In a July 2020 report, the Congressional Budget Office estimated that modest investments in the IRS would generate somewhere between $60 and $100 billion in additional revenue over a decade. This is qualitatively correct. But quantitatively, the revenue potential is much more significant than the CBO report suggests. We highlight five reasons for the CBO’s underestimation: 1) the scale of the investment in the IRS contemplated is modest and far short of sufficient even to return the IRS budget to 2011 levels; 2) the CBO contemplates a limited range of interventions, excluding entirely progress on information reporting and technological advancements; 3) the estimates assume rapidly diminishing returns to marginal increases in investment; 4) the estimates leave out the effect of increased enforcement on taxpayer decision-making; and 5) the use of the 10-year window means that the long-run benefits of increased enforcement are excluded. We discuss these issues, present an alternative calculation, and conclude that a commitment to restoring tax compliance efforts to historical levels could generate over $1 trillion in the next decade.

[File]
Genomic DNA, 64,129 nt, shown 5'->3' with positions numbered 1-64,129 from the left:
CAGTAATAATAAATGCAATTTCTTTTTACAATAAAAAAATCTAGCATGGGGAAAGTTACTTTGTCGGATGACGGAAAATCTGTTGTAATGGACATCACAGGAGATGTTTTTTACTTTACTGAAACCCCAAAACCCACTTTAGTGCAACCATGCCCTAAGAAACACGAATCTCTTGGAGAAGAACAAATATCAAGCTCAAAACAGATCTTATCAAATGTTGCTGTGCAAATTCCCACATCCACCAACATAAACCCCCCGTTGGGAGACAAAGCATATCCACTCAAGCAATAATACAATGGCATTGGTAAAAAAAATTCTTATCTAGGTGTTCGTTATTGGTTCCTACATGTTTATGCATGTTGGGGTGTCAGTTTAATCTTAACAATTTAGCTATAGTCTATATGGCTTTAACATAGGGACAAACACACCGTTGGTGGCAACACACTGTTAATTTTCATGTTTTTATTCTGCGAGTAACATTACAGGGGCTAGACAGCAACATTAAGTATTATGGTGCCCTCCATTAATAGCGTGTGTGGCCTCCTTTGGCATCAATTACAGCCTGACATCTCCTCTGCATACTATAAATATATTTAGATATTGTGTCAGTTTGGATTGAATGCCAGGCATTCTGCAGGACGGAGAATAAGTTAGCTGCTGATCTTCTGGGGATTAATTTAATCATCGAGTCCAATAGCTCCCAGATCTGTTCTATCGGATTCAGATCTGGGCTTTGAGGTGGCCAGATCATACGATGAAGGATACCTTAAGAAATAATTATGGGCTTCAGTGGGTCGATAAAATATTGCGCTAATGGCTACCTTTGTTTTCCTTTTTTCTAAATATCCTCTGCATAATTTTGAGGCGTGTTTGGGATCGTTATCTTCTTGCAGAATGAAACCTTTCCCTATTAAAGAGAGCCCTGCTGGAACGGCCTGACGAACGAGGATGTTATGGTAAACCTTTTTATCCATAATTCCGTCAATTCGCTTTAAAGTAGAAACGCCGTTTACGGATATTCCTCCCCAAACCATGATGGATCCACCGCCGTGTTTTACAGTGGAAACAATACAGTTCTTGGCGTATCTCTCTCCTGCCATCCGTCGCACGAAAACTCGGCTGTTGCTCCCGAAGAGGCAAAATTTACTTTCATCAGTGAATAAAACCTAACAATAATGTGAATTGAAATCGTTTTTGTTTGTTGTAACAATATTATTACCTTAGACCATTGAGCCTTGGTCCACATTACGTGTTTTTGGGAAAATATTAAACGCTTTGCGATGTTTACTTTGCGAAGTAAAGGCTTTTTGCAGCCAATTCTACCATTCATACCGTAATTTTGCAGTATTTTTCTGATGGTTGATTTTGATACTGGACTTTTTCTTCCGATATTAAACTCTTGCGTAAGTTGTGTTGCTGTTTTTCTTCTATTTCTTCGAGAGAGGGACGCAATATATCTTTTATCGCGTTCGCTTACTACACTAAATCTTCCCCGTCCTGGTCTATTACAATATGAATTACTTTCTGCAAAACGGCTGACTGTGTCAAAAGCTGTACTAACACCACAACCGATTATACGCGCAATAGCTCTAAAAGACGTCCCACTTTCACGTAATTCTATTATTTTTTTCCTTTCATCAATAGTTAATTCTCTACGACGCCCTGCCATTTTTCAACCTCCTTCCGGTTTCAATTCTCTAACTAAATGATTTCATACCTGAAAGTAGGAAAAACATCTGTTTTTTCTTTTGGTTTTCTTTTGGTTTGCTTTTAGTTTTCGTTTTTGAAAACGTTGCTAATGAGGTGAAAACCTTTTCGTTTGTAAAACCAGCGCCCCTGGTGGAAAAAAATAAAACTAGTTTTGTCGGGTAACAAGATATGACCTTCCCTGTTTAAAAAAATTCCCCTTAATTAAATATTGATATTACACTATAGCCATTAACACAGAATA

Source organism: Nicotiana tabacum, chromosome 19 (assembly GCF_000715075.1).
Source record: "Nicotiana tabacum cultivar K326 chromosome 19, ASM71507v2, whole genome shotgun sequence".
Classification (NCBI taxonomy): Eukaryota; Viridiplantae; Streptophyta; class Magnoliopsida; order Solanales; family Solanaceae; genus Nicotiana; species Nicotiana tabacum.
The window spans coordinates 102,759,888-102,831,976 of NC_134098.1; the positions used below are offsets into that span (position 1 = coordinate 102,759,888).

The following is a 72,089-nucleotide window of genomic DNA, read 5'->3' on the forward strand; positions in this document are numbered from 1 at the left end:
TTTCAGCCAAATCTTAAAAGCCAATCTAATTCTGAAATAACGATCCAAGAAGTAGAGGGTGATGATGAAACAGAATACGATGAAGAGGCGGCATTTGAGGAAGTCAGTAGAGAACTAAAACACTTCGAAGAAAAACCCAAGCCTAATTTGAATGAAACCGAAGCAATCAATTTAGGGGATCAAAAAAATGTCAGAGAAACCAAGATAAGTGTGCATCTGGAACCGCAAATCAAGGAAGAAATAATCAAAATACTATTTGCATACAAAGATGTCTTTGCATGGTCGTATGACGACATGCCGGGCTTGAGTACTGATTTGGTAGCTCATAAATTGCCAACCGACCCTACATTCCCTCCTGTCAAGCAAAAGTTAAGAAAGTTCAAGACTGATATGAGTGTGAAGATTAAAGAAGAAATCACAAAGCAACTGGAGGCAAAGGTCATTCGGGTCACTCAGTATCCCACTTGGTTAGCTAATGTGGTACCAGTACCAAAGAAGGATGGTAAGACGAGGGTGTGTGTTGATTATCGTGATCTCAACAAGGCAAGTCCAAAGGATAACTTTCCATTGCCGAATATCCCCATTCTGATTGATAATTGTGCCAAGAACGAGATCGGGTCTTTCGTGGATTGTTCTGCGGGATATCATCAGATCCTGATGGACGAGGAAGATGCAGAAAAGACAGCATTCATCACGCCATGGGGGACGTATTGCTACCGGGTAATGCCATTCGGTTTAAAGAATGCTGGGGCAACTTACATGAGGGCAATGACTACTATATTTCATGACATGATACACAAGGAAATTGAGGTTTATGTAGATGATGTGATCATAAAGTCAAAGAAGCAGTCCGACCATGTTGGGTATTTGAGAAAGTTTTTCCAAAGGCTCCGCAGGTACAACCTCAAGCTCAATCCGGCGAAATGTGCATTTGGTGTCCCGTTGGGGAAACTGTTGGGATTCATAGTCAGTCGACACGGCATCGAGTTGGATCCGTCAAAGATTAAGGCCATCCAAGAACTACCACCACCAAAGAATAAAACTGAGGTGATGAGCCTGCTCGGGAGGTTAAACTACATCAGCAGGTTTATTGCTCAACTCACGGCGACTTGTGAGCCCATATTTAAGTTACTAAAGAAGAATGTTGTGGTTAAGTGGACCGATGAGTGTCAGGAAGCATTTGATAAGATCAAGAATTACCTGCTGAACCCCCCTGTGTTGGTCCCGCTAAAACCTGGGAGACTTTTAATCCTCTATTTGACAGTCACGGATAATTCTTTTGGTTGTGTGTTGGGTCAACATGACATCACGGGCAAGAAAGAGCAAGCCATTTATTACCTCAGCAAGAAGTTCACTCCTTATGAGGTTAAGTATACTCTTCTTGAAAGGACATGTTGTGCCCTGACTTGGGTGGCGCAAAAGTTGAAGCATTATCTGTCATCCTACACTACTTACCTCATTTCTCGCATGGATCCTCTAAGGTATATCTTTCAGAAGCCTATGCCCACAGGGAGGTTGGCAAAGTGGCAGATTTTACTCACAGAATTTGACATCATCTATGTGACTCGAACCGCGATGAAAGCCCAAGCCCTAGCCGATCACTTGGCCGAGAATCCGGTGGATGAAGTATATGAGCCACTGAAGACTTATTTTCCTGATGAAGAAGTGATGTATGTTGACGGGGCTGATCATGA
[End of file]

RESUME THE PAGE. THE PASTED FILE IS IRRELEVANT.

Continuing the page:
Income taxation, Internal Revenue Service budget, investments in tax compliance, audit rates, overhaul of IRS technology, third-party reporting, diminishing returns, deterrence, longer-term enforcement gains, additional revenue generation, CBO underestimate, alternative estimate of compliance gains
Sarin, Natasha and Summers, Lawrence H., "Understanding the Revenue Potential of Tax Compliance Investment" (2020). Faculty Scholarship at Penn Law. 2217.
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